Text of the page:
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Neighbourhood Disputes (SA)

Written by Fernanda Dahlstrom

Fernanda Dahlstrom holds a Bachelor of Laws, a Bachelor of Arts and a Master of Arts. She also completed a Graduate Diploma in Legal Practice at the College of Law in Victoria. Fernanda practiced law for eight years, working in criminal defence, child protection and domestic violence law in the Northern Territory. She also practiced in family law after moving to Brisbane in 2016. Fernanda has strong interests in Indigenous and refugee law, human rights and law reform.

Disagreements that arise between neighbours can often be resolved informally, by talking to your neighbour and letting them know how their actions are affecting you. When it is not possible to resolve a neighbourhood dispute face to face, there are various procedures that can be followed to let your neighbour know that action is required by them and if necessary, compel them to do certain things. This article outlines the processes that exist in relation to some of the most common neighbourhood disputes.

Trees

When neighbourhood disputes arise in relation to trees, this is covered by the common law of nuisance. Landowners are responsible for damage caused to adjoining property as a result of trees that are overhanging the boundary. To hold a neighbour responsible for such damage you must be able to show that they knew or should have known that the tree or branch was in a dangerous condition. If you are aware of a tree that is likely to drop branches or cause damage, you should draw this to your neighbour’s attention in writing.

If a neighbour’s tree is overhanging your property, you may remove the overhanging part of the tree or plant. However, you may not enter the neighbour’s property in order to do this without their permission.

Fences

The erection and maintenance of fences in South Australia is governed by the Fences Act 1975 (SA). The act sets out the procedures for dealing with neighbourhood disputes relating to fences. It ensures that when a landowner is seeking to construct, repair or upgrade a fence, they give adequate opportunity for the neighbour to raise issues relating to the need for the construction, the nature of the construction or to make a counter-proposal.

If a person in SA wants to put up a fence, replace a fence, or repair a fence, they may serve the adjoining landowner with a Notice setting out their intentions. The Notice must set out the nature and location of the work, its costs and the amount required to be contributed by the adjoining landowner.

If an adjoining landowner objects to the proposal set out in a Notice, they may serve a Counter-Notice within 30 days of the Notice being served, setting out their objection. If no Counter-Notice is served, the adjoining landowner is taken to have agreed to the proposed work.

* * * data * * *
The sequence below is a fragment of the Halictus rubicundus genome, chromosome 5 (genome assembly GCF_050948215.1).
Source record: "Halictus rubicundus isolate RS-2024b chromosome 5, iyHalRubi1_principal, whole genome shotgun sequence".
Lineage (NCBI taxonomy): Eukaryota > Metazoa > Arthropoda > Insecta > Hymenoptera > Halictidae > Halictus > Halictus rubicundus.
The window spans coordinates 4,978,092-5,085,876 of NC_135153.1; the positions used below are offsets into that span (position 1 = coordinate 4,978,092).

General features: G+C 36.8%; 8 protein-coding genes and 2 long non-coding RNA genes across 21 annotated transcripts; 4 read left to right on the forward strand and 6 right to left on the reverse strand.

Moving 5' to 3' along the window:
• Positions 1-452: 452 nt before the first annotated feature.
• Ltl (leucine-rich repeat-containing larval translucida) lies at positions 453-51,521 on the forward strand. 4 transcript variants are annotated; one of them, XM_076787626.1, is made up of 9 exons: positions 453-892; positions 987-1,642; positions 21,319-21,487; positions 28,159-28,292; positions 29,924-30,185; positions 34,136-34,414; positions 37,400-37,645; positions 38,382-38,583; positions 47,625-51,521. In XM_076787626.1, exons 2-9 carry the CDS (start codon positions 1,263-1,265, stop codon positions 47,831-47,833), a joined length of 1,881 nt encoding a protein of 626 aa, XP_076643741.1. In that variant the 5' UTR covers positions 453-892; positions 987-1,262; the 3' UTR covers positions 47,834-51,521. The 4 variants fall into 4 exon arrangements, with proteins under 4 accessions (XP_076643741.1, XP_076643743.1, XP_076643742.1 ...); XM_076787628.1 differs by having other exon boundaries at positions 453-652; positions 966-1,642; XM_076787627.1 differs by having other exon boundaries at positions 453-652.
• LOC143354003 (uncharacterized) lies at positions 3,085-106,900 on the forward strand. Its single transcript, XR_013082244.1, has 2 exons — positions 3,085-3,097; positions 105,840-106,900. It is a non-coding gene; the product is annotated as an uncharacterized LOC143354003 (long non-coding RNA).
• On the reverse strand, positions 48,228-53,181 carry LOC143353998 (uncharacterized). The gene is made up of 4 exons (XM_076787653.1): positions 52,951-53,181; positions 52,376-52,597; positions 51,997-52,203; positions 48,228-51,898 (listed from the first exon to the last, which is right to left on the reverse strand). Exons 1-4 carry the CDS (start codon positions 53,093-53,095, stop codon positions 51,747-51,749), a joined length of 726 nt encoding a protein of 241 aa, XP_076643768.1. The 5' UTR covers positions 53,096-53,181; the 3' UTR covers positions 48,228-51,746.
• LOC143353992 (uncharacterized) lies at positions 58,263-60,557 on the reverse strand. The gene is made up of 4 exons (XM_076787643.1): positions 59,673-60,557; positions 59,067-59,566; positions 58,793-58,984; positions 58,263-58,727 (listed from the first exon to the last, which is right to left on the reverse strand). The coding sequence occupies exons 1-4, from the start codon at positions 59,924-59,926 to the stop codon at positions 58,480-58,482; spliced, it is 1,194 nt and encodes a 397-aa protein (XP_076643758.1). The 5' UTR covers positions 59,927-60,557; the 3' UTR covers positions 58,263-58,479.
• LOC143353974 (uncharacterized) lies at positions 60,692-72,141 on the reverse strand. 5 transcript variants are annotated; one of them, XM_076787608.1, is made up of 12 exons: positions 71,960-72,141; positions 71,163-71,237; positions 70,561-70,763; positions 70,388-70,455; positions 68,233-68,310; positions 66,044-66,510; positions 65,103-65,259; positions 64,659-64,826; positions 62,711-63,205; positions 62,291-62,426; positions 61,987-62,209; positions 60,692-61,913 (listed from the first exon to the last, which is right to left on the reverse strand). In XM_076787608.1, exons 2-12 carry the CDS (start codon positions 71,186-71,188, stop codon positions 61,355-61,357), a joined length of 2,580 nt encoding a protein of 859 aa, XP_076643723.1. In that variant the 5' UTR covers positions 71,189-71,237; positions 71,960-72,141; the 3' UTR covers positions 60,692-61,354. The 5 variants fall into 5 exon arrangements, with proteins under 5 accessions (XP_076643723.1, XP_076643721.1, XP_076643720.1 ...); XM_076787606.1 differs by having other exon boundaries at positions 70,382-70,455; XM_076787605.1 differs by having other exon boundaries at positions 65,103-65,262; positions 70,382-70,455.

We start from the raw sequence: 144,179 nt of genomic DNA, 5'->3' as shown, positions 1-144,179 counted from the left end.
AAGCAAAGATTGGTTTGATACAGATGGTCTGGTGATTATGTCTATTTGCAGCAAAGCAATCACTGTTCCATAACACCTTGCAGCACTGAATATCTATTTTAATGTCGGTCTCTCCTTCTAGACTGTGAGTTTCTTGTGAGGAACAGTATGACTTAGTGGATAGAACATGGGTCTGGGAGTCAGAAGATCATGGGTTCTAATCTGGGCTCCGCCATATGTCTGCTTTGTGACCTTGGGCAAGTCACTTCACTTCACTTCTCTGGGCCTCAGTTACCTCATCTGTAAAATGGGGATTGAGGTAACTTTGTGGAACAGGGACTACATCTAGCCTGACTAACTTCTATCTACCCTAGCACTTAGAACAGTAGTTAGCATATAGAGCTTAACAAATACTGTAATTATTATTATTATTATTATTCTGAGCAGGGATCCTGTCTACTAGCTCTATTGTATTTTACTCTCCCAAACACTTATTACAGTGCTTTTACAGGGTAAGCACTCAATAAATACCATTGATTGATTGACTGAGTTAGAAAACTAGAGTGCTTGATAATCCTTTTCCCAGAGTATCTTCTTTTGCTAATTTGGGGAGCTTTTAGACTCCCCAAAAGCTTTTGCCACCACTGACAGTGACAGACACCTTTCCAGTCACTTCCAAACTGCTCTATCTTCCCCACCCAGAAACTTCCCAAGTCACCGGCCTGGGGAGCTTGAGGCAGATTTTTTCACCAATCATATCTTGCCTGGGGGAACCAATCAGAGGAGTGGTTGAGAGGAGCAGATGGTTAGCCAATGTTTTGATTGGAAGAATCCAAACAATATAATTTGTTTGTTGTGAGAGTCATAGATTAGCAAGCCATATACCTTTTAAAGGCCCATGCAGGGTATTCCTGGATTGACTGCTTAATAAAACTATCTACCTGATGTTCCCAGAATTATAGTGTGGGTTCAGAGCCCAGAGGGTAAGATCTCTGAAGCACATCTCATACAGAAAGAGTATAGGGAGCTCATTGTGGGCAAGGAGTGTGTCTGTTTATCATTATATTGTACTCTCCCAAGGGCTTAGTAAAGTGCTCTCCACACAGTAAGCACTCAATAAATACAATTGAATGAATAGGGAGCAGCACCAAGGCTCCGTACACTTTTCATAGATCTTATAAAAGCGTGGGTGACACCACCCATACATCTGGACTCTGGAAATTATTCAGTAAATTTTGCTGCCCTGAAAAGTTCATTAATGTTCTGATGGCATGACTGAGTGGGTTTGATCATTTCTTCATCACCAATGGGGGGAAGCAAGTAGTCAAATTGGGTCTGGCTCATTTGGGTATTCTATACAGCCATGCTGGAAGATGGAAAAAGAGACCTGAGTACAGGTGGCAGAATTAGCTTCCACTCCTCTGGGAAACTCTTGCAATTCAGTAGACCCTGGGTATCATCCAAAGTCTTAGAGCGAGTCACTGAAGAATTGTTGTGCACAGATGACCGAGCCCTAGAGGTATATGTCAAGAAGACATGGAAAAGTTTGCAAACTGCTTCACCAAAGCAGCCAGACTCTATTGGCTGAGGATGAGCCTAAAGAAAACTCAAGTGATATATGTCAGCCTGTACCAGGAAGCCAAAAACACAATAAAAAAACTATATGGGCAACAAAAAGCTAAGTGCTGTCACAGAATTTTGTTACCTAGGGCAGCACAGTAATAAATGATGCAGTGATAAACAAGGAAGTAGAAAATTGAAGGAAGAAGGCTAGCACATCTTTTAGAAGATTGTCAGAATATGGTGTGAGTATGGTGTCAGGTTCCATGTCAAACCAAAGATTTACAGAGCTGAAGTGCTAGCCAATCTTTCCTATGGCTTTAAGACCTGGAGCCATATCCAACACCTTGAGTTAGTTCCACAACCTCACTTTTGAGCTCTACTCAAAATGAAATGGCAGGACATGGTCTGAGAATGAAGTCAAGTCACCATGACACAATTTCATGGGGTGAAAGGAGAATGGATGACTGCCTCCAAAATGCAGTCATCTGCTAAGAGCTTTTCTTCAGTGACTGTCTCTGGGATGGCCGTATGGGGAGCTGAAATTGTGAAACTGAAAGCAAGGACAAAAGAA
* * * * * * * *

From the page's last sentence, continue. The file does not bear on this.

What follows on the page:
Section 12 of the Act empowers the court to make Orders determining issues arising from fencing proposals where a dispute has arisen.

Noise

There are laws in place that set the maximum noise level that is acceptable for various types of domestic activity at certain times. For example, fixed domestic machines such as air conditioners may only emit a maximum of 45 decibels between 10pm and 7am. Neighbourhood disputes about domestic noise are best resolved informally, by talking to the person responsible directly or inviting them to mediation.

Complaints about noise that cannot be resolved through mediation are generally dealt with by your local council. A complaint relating to noise resulting from a facility authorised under the Environment Protection Act are made to the Environment Protection Authority.

Dogs

The responsibilities of dog and cat owners is regulated in South Australia by the Dog and Cat Management Act 1995. The act empowers the council to make various orders in respect of dogs and cats if they cause particular problems, such as excessive barking, or attacking people or animals.

Under the Dog and Cat Management Act, a dog owner commits an offence if their dog causes a nuisance by persistently barking to the extent that it interferes with the peace, comfort or convenience of a person. Barking is persistent if it continues for a period and recurs most days or several times a day. Barking interferes with the peace and convenience of a person if it affects their ability to do normal tasks such as sleep or talk on the phone.

The council may issue a Control (Barking Dog) Order if satisfied that a dog’s barking is causing a nuisance. Such an order requires the dog owner to take all reasonable steps to stop the behaviour occurring and that the dog or the person or both undertake a specified training course.

The council may issue a Control (Dangerous Dog) Order, a Control (Menacing Dog) Order or a Control (Nuisance Dog) Order if a dog is dangerous, menacing or a nuisance and has attacked, harassed or chased a person.

If you are experiencing any of these problems with a dog in your neighbourhood and the issue cannot be resolved directly with the dog owner, you can lodge an application with your local council. The council will investigate the matter and make an order if there is sufficient evidence to do so.

If you require legal advice or representation in relation to neighbourhood disputes or in any legal matter please contact Go To Court Lawyers.

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